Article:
Bee the Sea, Bumble the Chicken
San Diego was once known from the earlier 1920s to mid-70s as the Tuna Capital of the World. Like the weather the East Coast is experiencing this year, many of the San Diego Fishermen started out on the East Coast to then move to San Diego, California to escape the ruthless storms and bitter cold of the North Atlantic Ocean. Canners like Van Camp, Starkist, Bumble Bee and Chicken of the Sea made the Tuna processing industry rank third to the Navy and Aircraft Industry with 10, 000 employed, 700 boats with 80% of all American households consuming tuna while adding $30 million to the economy by catching 100 million pounds by 1939.
The Tuna Industry in San Diego was actually started by the Chinese and Japanese in the early 1890s but then became dominated by the Portuguese and Italians in the early 1920’s and up until the late 1980’s. San Diego’s coast became home for the large fishing fleets made up of immigrant Portuguese and Italian fisherman. These cultural influences developed neighborhoods like Little Italy, Point Loma aka: “Tunaville” and Barrio Logan. Point Loma is historically important as the landing place of the first European expedition to come ashore in present-day California. The peninsula has been described as “where California began”. Little Italy is now a scenic neighborhood composed mostly of Italian restaurants, Italian retail shops, home design stores, art galleries, and residential units making it one of the more active downtown neighborhoods and hosts frequent festivals and events including a weekly farmers market.
During World War II when fishing was not possible, 53 tuna boats and about 600 crew members served the U.S. Navy as the “yippie fleet” (so called because of service numbers beginning with YP, for Yard Patrol), delivered food, fuel and supplies to military installations all over the Pacific. Twenty-one of the vessels were lost and dozens of crew members were killed on these hazardous missions.
One of the many hazards of netting tuna has been concerned with saving the porpoise, sometimes at the risk of their own lives. Many times crew members would jump into the net to help a porpoise in trouble out of the net. It is not uncommon for sharks to also be in the net mixed with the tuna as the fisherman jumped into the net to free the porpoise. Today the battle still goes on to keep embargoes on Tuna caught associated with dolphin or porpoise. With Japan offering cheaper tuna after 1950, new technology and Peruvian canneries, regulations, environmental pressure, rising costs and foreign competition the last of the canneries closed or sold out in the early 1980s. Fish is now being packed in Mexico, Australia, Samoa, Puerto Rico, Thailand, Japan, Canada, Spain and many other countries throughout the world.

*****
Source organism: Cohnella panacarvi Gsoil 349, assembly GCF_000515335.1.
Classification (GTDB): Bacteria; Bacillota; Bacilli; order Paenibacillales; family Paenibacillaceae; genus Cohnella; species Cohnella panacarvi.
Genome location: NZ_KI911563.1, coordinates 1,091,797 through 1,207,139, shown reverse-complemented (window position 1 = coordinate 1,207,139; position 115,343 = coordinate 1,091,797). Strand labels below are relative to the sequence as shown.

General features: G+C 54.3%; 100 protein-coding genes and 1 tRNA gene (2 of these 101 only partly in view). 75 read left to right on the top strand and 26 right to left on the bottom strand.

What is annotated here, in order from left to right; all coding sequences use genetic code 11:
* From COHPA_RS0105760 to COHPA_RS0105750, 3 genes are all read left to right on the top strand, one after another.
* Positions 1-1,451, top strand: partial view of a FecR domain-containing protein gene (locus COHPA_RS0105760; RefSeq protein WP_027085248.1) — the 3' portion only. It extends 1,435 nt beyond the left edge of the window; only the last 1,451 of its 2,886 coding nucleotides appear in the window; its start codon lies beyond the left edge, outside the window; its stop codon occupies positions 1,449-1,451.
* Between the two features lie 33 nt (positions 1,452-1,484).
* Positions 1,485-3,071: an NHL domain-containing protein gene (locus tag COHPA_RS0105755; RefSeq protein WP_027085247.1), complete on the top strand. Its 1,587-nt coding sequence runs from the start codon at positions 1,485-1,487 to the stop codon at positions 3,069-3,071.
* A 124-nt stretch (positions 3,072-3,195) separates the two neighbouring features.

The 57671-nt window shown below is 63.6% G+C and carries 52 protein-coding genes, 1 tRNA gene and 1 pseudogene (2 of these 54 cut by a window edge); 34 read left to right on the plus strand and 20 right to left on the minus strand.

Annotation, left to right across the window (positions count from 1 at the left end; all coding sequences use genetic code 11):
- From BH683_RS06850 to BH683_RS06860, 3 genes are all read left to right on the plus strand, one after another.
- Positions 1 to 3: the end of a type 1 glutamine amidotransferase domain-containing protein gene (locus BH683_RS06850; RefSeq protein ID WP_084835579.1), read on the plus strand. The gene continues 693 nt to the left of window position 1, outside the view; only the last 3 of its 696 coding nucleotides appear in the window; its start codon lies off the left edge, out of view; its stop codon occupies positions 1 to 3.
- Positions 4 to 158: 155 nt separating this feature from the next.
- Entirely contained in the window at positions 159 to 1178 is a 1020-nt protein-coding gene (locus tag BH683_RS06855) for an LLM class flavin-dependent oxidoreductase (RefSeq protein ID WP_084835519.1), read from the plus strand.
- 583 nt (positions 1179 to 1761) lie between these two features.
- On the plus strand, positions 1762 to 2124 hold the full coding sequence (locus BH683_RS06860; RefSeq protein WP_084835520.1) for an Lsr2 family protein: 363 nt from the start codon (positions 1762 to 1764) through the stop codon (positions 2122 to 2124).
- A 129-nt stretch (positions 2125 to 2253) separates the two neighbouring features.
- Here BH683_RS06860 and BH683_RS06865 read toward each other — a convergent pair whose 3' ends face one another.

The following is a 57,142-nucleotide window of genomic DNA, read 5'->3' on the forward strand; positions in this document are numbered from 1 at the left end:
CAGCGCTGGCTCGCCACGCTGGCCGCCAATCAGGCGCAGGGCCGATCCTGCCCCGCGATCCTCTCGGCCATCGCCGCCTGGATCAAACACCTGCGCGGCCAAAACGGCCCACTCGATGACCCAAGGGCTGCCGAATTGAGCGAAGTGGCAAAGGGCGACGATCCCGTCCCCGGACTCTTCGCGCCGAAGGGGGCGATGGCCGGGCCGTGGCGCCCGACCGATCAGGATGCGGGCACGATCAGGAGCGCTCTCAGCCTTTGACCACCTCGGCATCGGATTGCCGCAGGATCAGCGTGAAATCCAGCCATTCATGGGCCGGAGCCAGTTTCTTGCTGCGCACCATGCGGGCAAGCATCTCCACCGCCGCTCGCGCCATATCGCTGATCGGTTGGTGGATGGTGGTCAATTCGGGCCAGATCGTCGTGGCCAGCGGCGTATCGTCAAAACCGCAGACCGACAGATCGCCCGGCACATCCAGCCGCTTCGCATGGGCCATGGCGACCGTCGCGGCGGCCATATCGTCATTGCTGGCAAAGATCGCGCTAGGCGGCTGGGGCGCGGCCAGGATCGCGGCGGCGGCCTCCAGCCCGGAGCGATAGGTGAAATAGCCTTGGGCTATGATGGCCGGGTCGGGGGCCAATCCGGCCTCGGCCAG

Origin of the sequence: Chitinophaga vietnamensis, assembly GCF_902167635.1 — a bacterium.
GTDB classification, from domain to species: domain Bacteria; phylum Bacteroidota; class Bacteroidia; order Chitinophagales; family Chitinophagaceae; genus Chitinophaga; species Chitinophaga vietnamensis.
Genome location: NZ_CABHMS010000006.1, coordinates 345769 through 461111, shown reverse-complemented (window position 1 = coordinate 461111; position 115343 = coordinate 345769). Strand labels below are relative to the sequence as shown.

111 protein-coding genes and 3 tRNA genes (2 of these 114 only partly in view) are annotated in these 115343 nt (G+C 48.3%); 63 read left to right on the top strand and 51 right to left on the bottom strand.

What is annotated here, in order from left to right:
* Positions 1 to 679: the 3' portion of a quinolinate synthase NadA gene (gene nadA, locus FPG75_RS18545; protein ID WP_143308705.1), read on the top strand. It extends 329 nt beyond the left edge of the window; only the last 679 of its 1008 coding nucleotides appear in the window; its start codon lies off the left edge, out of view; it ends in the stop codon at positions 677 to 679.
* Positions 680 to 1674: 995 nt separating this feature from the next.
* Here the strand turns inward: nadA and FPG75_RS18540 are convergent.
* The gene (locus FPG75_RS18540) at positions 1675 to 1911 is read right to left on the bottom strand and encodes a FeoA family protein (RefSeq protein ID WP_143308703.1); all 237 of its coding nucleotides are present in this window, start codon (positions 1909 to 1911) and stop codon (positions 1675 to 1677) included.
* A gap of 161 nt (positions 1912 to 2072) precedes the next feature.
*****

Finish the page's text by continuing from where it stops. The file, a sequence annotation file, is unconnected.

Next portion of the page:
Still whether you are a local or tourist, some of the best fishing in years has been caught this past season with another upcoming season predicted to be even stronger. San Diego charters like H&M and Sea Forth have trips as short as 1/2 day trips (6 hours) to 36 hour offshore trips. Each trip caters to that season’s bite and what you desire to catch. The 24 hour plus long range trips target Albacore, Yellowtail, Yellowfin Tuna, Bluefin Tuna, Dorado, Sharks, and Marlin during the warmer months. The shorter half day and 3/4 day trips often target San Diego’s Yellowtail, Bonito, Barracuda, or bottom fish such as Ling Cod, Sculpin, Sand Bass, and Halibut. Just outside San Diego Harbor we can find Rock fish, Kelp fish, and many more. Why not get a kid hooked on fishing? During the entire month of May, the San Diego Bay based sportfishing fleet will take kids fishing FOR FREE on any open party ½ day, ¾ day or full day fishing trip when accompanied by a paid adult. Love fish, but not really into fishing? Try some of the best local establishments for the freshest variety of fish and shellfish, straight from the boat to the table restaurants located throughout San Diego, stretching from the Fish Market on the downtown waterfront to the outdoors seating at the Point Loma Seafood Market. Photo of the Tunaman’s Memorial by Franco Vianello above, is located on Shelter Island, Point Loma.